Ah Geography - Fred Lee and Alan Ward of course...and if my memory serves me correctly didn't Miss Beecroft teach us geography in our early years?

How could you fail at geography with such perfect specimens of teachers behind you!! Fred is showing his trick of levitating the globe.....and I've no idea what Mr Ward is doing!!

The geography room was our form room for a while and in a perfect position for keeping an eye on everyone coming in and out for games. And it was a great method of communication - while we were supposed to be deciphering ordnance survey symbols we'd be writing messages to each other on an atlas in the desk and reading the messages which had been left for us....click on the small atlas's here to read our secrets.....

And who could forget the geography field course - High Close Field studies centre at Elterwater in the Lake District, 20th July 1972. Take a group of adolescent blokes, (mainly - with apologies to Sally and Kath who had to put up with us) and put them in a study centre where the intake of adolescent youth hostelling girls changes every two days, and see what happens! Below is the account of the trip which was published in the school magazine, written by Sally Withers and Kathleen Kirtley.

Let us begin by stating the fact that whatever motivation Mr Ward intended for this field course it was certainly not geography. Surprising phenomenons were revealed - Mr Ward's obsessions for milk (3 pints a day's the well balanced way) and porridge to satisfy his delicate stomach, for rainfall figures which he quoted gaily, and sadistic tendencies. Female superiority was clearly illustrated by the two girls present being the only members of the party to take advantage of the cold waters, despite horrified exclamations from the male community.

The hostel provided varying attractions ranging from the hostel warden to the quick turnover of female talent. These were indulged in with varying success. Food was never in demand as the more devious male members enjoyed numerous tactics to obtain disturbingly large quantities.

Langdale Pikes proved precipitous; thanks to Mr Wards delight in unusual routeways grappling for life on a 3,000 foot slope our zest for geography was stretched to the limit.

Saturday followed the route to Grasmere, which had already been insisted on by the two "keenos" (notably female) and where a geographical survey was carried out in the rain. All you sixth form walkers don't know the meaning of dampness!

Hellvellyn sorted the men from the boys. The pause rate averaged five minutes rest for every twenty steps and this was further handicapped by Dibbo, Lewy and Greg.

Stickle Tarn had many unforeseen occurrences - a common factor being Uncle Al. Firstly rebellion broke out in the footsore followers. Having been asked to inspect yet another tarn, we refused. Later Mr Ward insisted the quickest route was the low road, and the lads took the high road, and they got to Stickle Tarn half an hour afore us (much drier). Yet another attraction was provided by Swede (we are not prepared to reveal his true identity or his actions).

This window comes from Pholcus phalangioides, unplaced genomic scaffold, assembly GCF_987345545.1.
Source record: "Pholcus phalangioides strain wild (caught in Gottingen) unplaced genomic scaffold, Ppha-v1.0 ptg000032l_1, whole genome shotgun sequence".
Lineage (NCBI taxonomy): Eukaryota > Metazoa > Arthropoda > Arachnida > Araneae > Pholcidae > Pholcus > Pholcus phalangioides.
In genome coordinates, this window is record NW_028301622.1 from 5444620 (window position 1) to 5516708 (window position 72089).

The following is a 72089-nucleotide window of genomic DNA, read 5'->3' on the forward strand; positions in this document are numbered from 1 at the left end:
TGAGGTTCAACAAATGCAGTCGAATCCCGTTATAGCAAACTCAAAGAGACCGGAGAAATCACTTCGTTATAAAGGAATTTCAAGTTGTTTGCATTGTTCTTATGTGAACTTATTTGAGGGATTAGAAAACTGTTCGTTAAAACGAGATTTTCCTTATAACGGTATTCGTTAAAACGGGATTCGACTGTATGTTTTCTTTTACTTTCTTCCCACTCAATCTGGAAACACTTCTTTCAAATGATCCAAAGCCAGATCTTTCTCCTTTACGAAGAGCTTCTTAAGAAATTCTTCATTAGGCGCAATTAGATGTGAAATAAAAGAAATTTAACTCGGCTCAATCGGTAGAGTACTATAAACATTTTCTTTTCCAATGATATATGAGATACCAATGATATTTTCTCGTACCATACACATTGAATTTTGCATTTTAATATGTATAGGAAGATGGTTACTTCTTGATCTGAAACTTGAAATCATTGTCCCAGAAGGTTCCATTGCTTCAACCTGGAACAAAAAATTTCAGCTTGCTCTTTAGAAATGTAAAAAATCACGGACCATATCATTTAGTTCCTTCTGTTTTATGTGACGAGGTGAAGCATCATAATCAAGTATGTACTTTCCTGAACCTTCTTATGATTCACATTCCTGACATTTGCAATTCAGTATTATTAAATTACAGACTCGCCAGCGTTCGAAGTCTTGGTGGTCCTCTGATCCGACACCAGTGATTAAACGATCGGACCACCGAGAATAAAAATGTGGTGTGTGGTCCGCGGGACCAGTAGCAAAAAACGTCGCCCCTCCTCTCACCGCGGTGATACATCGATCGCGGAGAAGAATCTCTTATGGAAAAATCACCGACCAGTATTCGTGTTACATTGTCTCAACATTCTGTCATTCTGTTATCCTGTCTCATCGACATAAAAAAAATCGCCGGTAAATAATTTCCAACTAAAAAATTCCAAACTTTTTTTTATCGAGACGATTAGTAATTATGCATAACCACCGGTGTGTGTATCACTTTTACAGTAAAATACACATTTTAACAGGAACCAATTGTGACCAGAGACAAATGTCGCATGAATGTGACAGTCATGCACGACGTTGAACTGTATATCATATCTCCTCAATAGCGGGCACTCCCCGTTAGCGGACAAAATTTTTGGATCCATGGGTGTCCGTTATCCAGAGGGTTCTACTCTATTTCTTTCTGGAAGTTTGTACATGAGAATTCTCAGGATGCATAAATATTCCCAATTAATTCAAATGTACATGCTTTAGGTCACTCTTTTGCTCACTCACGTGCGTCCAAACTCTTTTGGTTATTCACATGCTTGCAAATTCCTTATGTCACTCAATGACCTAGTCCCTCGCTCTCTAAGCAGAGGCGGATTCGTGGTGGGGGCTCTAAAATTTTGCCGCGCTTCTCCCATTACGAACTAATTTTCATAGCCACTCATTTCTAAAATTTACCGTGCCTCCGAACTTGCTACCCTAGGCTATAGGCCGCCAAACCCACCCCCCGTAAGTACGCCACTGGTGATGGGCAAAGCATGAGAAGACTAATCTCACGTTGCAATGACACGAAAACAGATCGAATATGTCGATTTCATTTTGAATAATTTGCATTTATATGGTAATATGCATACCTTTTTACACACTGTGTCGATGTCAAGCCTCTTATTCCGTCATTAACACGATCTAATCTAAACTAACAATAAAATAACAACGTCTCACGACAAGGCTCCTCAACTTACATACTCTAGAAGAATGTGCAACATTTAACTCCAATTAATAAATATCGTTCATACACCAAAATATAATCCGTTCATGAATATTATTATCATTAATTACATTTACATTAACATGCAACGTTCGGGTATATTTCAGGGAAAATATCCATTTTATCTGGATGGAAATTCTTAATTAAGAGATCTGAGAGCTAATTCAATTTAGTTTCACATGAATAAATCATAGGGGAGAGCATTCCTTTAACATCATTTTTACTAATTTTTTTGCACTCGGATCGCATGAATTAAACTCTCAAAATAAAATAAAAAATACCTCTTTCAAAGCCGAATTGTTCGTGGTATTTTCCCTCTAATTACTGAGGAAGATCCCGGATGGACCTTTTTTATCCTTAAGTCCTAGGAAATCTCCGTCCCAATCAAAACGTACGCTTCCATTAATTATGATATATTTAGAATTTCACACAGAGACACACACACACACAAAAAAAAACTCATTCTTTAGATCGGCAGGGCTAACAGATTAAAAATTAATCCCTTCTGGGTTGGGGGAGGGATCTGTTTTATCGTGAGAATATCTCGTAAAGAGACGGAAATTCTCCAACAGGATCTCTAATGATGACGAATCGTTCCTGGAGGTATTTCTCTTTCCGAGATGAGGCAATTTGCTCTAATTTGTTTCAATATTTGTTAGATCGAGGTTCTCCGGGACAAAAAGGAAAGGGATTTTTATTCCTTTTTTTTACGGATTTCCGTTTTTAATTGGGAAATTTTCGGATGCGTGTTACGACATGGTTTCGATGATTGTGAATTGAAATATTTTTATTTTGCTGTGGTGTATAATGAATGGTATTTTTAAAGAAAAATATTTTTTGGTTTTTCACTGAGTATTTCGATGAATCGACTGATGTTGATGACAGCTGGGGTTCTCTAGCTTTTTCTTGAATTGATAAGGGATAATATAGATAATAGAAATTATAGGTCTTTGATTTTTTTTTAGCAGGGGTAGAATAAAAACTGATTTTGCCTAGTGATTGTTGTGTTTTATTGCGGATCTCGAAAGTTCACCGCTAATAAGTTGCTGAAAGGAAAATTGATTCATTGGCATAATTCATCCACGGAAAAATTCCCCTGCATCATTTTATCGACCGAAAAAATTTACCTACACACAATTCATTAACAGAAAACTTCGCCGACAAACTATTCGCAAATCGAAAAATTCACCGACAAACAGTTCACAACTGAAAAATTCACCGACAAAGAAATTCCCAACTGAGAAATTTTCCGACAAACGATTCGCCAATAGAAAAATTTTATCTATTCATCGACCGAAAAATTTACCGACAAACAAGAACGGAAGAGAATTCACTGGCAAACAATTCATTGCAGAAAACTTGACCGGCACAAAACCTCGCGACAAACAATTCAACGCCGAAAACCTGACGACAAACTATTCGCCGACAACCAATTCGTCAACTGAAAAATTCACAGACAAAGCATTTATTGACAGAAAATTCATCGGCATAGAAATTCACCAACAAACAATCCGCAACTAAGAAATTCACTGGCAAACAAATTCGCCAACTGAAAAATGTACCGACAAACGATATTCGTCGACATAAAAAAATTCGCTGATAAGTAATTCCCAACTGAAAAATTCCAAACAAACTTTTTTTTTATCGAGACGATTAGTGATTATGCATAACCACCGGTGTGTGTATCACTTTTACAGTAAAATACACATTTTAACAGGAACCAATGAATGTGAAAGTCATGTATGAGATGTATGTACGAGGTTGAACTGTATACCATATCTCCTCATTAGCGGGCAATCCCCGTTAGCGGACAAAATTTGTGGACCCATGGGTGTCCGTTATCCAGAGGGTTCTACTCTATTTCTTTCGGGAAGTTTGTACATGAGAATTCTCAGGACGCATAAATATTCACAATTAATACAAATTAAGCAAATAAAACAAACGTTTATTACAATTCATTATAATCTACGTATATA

The Borrowdale volcanic system gave way to softer Silurian slates as we approached Hawkshead, heralded by such melodies as Barnacle Bill, The Frenchman went to the Lavatory, Dan Dan the Sanny Man, and Carolina, censored by our protective supervisor. He later took advantage of a 10 course meal while his compatriots indulged in their "sammies".

An incredible unprecedented discovery was made near Lake Windermere - graptolites and trilobules galore on our last day of research.

The sun came out to celebrate our departure, and with tear stained faces we made our last ever visit to Elterwater. Swede hobbled his last mile courageously, having been injured the day before, and we mounted the train undaunted. Although the journey was boring it was punctuated by snippets of information from our geographical genius, and cups of coffee from his endless generosity (females only).

Disembarking from the train feeling healthy and exuberant we could truthfully claim improved knowledge, particularly in the fields of rugby songs and personalities.

We would like to thank Mr Ward for this enlightening visit, which, in spite of our comments, helped our understanding of geography, and we sincerely hope we haven't dampened his enthusiasm for future field courses.

Of course speaking from personal experience I'm sure there weren't that many girls there. Although a list I found in an old diary did mention Susan and Maxine from Leeds, Gaye Caroline Johnson from Slough, June and Janet from Newcastle, Leeds Lulus(!),Mandy and Judy from Barrow, Penny and Alison of course, from Casterton school, Jo and Bernie from Manchester, Julie and Lea, the girl with the blue tinted sunglasses, Jill, Elaine, Diane, Slade and Island of Love (presumably that's what they had on their t shirt's not their names!), Kathy and Jane from North Wales, Donald Duck and her friend from London, Lea Moira and Deborah from London, Julie and June from Bury, Susan and Maxine......hmmm...OK maybe it was a good week after all!

The nicest of all these of course was Penny Harris from Casterton school (and sometimes Munich) who I wrote to for years afterwards...if you're out there Penny get in touch! Although Tats may vote for Alison from Blackpool who was hitching around the lakes with Penny, and Gaye Caroline Johnson gave Mop a shock when she popped up on national TV a few years ago!

Oh and Tats if you've still got that photo Alison sent you, post it to me so I can scan it in. I'll do you a deal and send back your copy of "Tears began to fall" which I've just found in my record collection after 25 years!